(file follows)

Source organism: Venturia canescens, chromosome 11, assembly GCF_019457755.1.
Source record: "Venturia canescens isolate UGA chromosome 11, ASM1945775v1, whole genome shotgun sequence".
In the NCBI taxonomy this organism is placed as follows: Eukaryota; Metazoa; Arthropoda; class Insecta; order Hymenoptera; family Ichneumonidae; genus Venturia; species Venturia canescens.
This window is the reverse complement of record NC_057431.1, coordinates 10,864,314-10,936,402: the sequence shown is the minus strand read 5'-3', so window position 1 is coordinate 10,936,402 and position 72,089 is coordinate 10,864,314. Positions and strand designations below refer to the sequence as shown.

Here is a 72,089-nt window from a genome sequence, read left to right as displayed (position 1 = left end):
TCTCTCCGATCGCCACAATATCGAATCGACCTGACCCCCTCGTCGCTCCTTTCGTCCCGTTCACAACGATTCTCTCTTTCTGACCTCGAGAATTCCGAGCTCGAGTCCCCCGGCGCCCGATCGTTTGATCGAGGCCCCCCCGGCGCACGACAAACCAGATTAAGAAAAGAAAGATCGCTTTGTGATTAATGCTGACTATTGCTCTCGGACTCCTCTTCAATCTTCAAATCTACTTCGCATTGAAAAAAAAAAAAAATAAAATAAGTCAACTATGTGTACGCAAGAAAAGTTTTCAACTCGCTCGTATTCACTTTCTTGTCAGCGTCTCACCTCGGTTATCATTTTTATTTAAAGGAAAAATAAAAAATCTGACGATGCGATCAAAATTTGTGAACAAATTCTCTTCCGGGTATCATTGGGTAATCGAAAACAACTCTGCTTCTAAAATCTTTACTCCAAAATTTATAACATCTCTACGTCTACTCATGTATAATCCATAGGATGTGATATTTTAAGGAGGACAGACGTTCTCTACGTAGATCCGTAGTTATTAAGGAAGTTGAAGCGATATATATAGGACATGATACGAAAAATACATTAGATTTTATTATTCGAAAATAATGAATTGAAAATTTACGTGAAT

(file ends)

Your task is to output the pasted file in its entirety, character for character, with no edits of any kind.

Source organism: Venturia canescens, chromosome 11, assembly GCF_019457755.1.
Source record: "Venturia canescens isolate UGA chromosome 11, ASM1945775v1, whole genome shotgun sequence".
In the NCBI taxonomy this organism is placed as follows: Eukaryota; Metazoa; Arthropoda; class Insecta; order Hymenoptera; family Ichneumonidae; genus Venturia; species Venturia canescens.
This window is the reverse complement of record NC_057431.1, coordinates 10,864,314-10,936,402: the sequence shown is the minus strand read 5'-3', so window position 1 is coordinate 10,936,402 and position 72,089 is coordinate 10,864,314. Positions and strand designations below refer to the sequence as shown.

Here is a 72,089-nt window from a genome sequence, read left to right as displayed (position 1 = left end):
TCTCTCCGATCGCCACAATATCGAATCGACCTGACCCCCTCGTCGCTCCTTTCGTCCCGTTCACAACGATTCTCTCTTTCTGACCTCGAGAATTCCGAGCTCGAGTCCCCCGGCGCCCGATCGTTTGATCGAGGCCCCCCCGGCGCACGACAAACCAGATTAAGAAAAGAAAGATCGCTTTGTGATTAATGCTGACTATTGCTCTCGGACTCCTCTTCAATCTTCAAATCTACTTCGCATTGAAAAAAAAAAAAAATAAAATAAGTCAACTATGTGTACGCAAGAAAAGTTTTCAACTCGCTCGTATTCACTTTCTTGTCAGCGTCTCACCTCGGTTATCATTTTTATTTAAAGGAAAAATAAAAAATCTGACGATGCGATCAAAATTTGTGAACAAATTCTCTTCCGGGTATCATTGGGTAATCGAAAACAACTCTGCTTCTAAAATCTTTACTCCAAAATTTATAACATCTCTACGTCTACTCATGTATAATCCATAGGATGTGATATTTTAAGGAGGACAGACGTTCTCTACGTAGATCCGTAGTTATTAAGGAAGTTGAAGCGATATATATAGGACATGATACGAAAAATACATTAGATTTTATTATTCGAAAATAATGAATTGAAAATTTACGTGAAT